Update (2012-01-11 15:03:25):
Dear Mr. Medad:
The quote attributed to me by the Egyptian daily is completely mangled. I was asked by an audience member to give my assessment of the liberal''s performance in the Egyptian election. What I actually said, which the reporter, clearly not an English speaker, did not get, was that it was no surprise that the Muslim Brotherhood did so well in this first election because for the last 30 years Mubarak had cleared out all the political space between himself and the Brotherhood so that he was able to come to Washington and say to successive U.S. Presidents that "It is either me or them.'''' I said that what the Egyptian elections produced, for the first time, were legitimate, authentic, liberal, secular, nationalist, progressive alternatives to the Muslim Brotherhood and now the Brotherhood would have to compete with such alternatives -- for the first time. I then said, given the fact that the liberals had only four months to organize their parties and that the Brotherhood had been in politics for 83 years, that I thought the liberals had done amazingly well. By the way, there were many cameras filming all of this, so it is easy enough to verify.
I would also note that this is a point I have made many times before in my writings -- in precisely those words -- that what was missing in Arab politics was a legitimate, progressive alternative to both the official parties and the Islamists. I would also note that in my previous NYT column from I Cairo, I wrote: "...the Muslim Brotherhood and the Salafist Al Nour Party — just crushed the secular liberals, who actually sparked the rebellion here, in the free Egyptian parliamentary elections, winning some 65 percent of the seats. To not be worried about the theocratic, antipluralistic, anti-women’s-rights, xenophobic strands in these Islamist parties is to be recklessly naïve.''''
On bribery, what I said is exactly what I have written in my own column in the New York Times twice before, "Our Congress has become a forum for legalized bribery,'''' which is what I believe and is hardly an original observation. Judging from reports of allegations against senior political figures in Israel that I read about in your own newspaper, Israel''s democracy is suffering from the same problem. I was warning Egyptians that uncontrolled money in politics is what can destroy their infant democracy, that it was eroding our own, and that they had to be very vigilant about this.'''' I was reacting to reports in the press that money from Qatar and Saudi had flowed to Islamist parties, while the liberals were starved for cash. I made no connection to any particular special interest in America. Finally, my one-hour question and answer session at AUC was not something I was paid for.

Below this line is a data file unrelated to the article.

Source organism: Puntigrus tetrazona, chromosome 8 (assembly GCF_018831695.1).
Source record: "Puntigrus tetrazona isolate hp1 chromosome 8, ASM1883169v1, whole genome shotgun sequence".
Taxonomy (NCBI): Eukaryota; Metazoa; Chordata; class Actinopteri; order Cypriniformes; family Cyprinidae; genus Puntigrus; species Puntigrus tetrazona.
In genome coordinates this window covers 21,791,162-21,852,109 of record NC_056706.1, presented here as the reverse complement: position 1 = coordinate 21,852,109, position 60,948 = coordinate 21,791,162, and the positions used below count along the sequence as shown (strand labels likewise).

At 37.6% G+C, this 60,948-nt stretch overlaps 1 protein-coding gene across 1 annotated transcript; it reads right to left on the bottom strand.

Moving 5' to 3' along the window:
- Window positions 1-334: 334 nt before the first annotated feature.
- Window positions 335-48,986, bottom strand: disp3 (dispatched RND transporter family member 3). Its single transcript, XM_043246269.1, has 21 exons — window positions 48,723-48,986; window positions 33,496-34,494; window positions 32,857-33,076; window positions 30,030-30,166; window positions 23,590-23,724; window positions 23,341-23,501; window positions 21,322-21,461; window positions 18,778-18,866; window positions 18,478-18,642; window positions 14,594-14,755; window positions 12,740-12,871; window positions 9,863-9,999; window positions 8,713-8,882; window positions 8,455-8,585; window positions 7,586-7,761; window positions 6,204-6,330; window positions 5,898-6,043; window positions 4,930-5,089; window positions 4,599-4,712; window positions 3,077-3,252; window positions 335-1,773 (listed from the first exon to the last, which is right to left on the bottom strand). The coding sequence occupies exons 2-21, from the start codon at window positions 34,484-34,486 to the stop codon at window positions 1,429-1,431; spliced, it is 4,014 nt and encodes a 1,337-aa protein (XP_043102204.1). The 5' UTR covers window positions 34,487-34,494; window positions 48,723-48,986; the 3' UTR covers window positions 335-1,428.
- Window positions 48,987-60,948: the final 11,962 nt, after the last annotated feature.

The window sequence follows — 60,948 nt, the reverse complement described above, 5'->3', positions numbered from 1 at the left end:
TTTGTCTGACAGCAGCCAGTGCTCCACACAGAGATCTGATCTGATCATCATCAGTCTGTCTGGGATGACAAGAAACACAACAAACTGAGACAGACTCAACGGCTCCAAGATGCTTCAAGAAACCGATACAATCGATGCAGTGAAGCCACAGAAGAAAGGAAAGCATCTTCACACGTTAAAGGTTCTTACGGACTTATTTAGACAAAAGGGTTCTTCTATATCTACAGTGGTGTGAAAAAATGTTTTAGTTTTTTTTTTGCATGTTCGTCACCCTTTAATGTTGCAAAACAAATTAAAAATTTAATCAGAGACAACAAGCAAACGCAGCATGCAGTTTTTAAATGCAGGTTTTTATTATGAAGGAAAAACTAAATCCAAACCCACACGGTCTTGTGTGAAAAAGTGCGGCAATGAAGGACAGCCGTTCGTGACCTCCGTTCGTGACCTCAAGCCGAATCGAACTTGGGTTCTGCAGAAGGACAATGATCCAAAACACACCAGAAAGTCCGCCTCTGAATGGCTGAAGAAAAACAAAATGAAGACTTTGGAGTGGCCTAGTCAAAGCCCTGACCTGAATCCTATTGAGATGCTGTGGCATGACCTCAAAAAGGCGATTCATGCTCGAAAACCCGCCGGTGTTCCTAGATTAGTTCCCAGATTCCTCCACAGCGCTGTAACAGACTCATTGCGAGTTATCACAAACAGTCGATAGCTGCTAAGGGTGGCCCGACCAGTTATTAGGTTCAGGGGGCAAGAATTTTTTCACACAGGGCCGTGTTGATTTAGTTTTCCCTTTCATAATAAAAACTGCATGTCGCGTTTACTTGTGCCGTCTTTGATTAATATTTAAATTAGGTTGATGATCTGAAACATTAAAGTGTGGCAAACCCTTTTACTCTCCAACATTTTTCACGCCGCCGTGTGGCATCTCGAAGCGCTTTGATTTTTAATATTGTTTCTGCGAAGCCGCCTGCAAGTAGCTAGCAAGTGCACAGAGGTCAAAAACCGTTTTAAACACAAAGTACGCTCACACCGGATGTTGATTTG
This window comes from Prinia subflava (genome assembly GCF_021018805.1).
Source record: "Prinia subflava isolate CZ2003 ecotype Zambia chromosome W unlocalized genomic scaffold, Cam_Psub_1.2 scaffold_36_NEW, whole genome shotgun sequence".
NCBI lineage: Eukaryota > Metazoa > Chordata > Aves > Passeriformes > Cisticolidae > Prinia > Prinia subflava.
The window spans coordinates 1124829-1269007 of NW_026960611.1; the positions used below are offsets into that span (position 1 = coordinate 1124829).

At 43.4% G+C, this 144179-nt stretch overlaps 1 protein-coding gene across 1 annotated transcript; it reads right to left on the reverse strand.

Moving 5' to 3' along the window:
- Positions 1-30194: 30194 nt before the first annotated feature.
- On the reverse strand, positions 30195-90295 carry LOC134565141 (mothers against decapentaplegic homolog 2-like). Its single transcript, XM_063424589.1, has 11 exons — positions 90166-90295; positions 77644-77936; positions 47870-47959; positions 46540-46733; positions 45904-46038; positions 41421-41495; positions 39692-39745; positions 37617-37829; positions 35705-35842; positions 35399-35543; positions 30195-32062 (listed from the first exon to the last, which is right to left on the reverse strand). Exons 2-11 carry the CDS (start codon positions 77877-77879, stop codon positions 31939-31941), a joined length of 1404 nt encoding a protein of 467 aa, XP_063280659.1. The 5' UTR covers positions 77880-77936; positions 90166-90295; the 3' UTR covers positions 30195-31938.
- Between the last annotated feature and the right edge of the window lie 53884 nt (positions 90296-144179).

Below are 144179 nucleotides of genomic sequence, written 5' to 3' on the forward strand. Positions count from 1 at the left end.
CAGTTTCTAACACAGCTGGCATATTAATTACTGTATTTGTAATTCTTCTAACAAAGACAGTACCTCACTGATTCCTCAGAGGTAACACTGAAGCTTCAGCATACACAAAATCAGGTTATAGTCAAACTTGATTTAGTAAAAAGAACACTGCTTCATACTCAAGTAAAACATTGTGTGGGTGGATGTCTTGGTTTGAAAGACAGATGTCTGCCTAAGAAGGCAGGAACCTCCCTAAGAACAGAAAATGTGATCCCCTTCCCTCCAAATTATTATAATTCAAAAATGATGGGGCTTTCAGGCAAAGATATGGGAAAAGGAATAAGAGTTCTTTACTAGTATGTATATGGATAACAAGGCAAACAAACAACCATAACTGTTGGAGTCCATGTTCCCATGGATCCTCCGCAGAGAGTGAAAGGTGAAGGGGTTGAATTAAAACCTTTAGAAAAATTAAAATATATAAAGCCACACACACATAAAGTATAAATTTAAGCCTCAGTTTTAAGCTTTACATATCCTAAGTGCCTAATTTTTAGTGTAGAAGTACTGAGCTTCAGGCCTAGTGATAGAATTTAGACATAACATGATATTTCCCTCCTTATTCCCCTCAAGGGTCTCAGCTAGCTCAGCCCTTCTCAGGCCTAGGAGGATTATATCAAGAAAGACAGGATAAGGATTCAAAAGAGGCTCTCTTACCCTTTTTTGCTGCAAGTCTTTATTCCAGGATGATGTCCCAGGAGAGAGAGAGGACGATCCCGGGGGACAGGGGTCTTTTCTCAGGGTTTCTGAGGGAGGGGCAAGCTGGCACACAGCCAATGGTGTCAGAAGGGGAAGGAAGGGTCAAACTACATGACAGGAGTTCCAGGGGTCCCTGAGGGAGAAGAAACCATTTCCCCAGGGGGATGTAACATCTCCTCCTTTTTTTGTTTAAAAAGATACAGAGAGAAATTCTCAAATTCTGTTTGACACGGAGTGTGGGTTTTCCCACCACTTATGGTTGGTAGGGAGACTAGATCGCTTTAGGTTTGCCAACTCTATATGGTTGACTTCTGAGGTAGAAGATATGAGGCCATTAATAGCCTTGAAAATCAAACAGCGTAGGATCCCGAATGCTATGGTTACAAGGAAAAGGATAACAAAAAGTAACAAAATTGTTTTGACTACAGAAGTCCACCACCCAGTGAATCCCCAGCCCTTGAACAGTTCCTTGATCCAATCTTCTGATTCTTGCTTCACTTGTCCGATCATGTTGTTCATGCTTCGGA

Mr. Medad, you asked aloud whether I could have said what I was quoted saying? I am glad you asked it aloud. I just wish you had asked me first before publishing this blog on your site. I am in the phone book. Sincerely, Thomas Friedman
Why should anyone suspect the New York Times'' Tom Friedman of being venal? Of receiving a bribe?Why would I even suggest that as that wouldn''t be true?Well, for one reason, can we believe a nice Jewish boy, smart, knowledgeable, clever and experienced, would believe things that were reported that he said in a lecture Monday at the American University in Cairo (AUC) as follows:
...Friedman said that the Islamist sweeping the vote in the latest parliamentary elections was normal and expected. "For decades, Egyptians were missing the Arab nationalist, and most importantly, an authentic political alternative during Mubarak''s rule, now they finally found it represented in the 83-year-old Islamist group of the Muslim Brotherhood," Friedman said. "The Muslim Brotherhood is legitimate, authentic, progressive alternative. Only faced by the four-month old liberals, they had to win," he added......"We now have a Congress that’s trying to find a legal framework for bribery, this tells you how money ruined our politics," Friedman explained.
The Muslim Brotherhood is "progressive"? Is that a typo? Should that not be "regressive"? And by mentioning "bribery", was he, as he did last month, referring to AIPAC ("I sure hope that Israel’s prime minister, Benjamin Netanyahu, understands that the standing ovation he got in Congress this year was not for his politics. That ovation was bought and paid for by the Israel lobby.")?Or did he not say those things?
Do you believe Friedman said - and believed - those remarks of his?
Of course I do not believe he took a bribe, even if in the form of a legitimate speaker''s fee. He did nothing criminal. But to imply, on the one hand, that Congressmen did take a bribe (for which he apologized and backtracked) while he himself terms the Muslim Brotherhood as "authentic", could raise doubts about Friedman''s intentions.